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The Baltimore Sun

Unhook the Stars


Friday November 1, 1996

     Gena Rowlands glows in her son Nick Cassavetes' endearing "Unhook the Stars" as a woman coming to the realization that she's reaching a crossroads in her life. A beautiful, wise, 60ish widow, Rowlands' Mildred has stayed on in the large old house where she has raised her son and daughter, but as life goes on with its constant and unexpected changes she comes to feel increasingly left behind and alone.
     No wonder, then, she jumps at the chance at baby-sitting J.J. (Jake Lloyd), the nice little 6-year-old who lives across the street. One morning, J.J.'s mother, Monica (Marisa Tomei), knocks on Mildred's door in sheer desperation. Stuck in a split-shift job at the local creamery and having just thrown out her husband (David Thornton) the night before, Monica can't believe her luck in finding someone so willing to help her care for J.J.--on a regular basis and for free.
     Millie is a vibrant, take-charge type, a good storyteller who even makes working through an encyclopedia as much fun as baseball--well, almost. And just as Mildred and J.J. become best friends, so do the elegant, poised Millie and the loud, edgy, relentlessly foul-mouthed Monica. It's a joy to watch such accomplished actresses play two seemingly different women form such a firm bond.
     But taking a broader, deeper perspective, Cassavetes and his co-writer, Helen Caldwell, move beyond their celebration of friendship, as warm and appealing as it is, to propel Mildred into a confrontation with herself, an awareness that it would be very easy to slip prematurely into a lonely old age.
     Like his late father, John, Cassavetes is an actor-oriented director--but then he's been an actor himself. He has a sure sense of structure: The unfolding of Mildred's life is most effective, but he needed to fill in the background more fully. We know very well what his people are like and have a sense of how they got that way, but we'd also like to know how they earn their living. We also need to know more about Millie, who seems to have no life at all until J.J. comes along. Has she no friends or social activities? If so, why not?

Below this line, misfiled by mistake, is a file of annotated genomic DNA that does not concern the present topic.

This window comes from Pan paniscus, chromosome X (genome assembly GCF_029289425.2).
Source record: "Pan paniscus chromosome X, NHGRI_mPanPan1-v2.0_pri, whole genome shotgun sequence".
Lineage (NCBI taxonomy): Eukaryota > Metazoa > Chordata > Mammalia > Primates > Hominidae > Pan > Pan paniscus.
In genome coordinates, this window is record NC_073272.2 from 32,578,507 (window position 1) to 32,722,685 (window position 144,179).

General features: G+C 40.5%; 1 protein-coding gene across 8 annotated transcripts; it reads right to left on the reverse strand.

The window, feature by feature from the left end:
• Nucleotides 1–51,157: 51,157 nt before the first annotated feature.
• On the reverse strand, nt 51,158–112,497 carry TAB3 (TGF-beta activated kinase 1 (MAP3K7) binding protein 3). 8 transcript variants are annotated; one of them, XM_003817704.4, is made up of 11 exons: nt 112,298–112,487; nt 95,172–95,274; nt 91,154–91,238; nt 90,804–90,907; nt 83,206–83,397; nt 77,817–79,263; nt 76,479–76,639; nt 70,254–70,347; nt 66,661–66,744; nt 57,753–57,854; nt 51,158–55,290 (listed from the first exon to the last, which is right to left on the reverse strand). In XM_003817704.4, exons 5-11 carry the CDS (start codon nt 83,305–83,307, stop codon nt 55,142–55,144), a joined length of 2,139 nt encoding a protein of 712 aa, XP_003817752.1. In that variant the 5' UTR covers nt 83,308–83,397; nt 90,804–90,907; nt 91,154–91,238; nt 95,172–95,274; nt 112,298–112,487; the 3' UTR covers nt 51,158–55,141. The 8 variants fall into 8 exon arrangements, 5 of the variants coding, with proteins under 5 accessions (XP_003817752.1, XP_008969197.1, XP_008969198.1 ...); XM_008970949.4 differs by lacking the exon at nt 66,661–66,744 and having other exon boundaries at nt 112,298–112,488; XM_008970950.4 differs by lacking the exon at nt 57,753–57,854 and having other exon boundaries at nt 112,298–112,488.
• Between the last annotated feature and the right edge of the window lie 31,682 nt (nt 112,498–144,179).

Nonetheless, Rowlands is in her usual top form, and so is Tomei. In Millie's scenes with her grown daughter (Moira Kelly), who's going through a hostile, independence-craving stage, and her upwardly mobile son (David Sherrill) with a snooty wife (Bridgette Wilson), we can see that she probably was too bossy with her daughter and too indulgent with her son--and that Millie's smart and honest enough to accept herself as a less-than-perfect human being.
     But Millie strikes a French Canadian trucker, Big Tommy (Gerard Depardieu), whom she meets in a bar while out on the town with Monica, as a "real woman." You're eager for more of Depardieu and Rowlands, two nonpareil performers of the cinema, together. On the other hand, Depardieu's relatively small screen time does lend the film a certain subtlety.
     There's no question that in his first feature as a director Nick Cassavetes reveals the influence of his father, and certainly he's learned the importance of depth of character from both parents. Yet you have the feeling in this tender, often funny film that this Cassavetes is definitely his own man.

Unhook the Stars, 1996. R, for strong language. A Miramax & Hachette Premiere presentation. Director Nick Cassavetes. Producer Rene Cleitman. Executive producer Bernard Bouix. Screenplay by Cassavetes & Helen Caldwell. Cinematographer Phedon Papamichael. Editor Petra von Oelffen. Costumes Tessa Stephensen. Music Steven Hufsteter. Production designer Phedon Papamichael Sr. Set decorator Barbara Ward. Running time: 1 hour, 55 minutes. Gena Rowlands as Mildred. Marisa Tomei as Monica. Gerard Depardieu as Big Tommy. Jake Lloyd as J.J..

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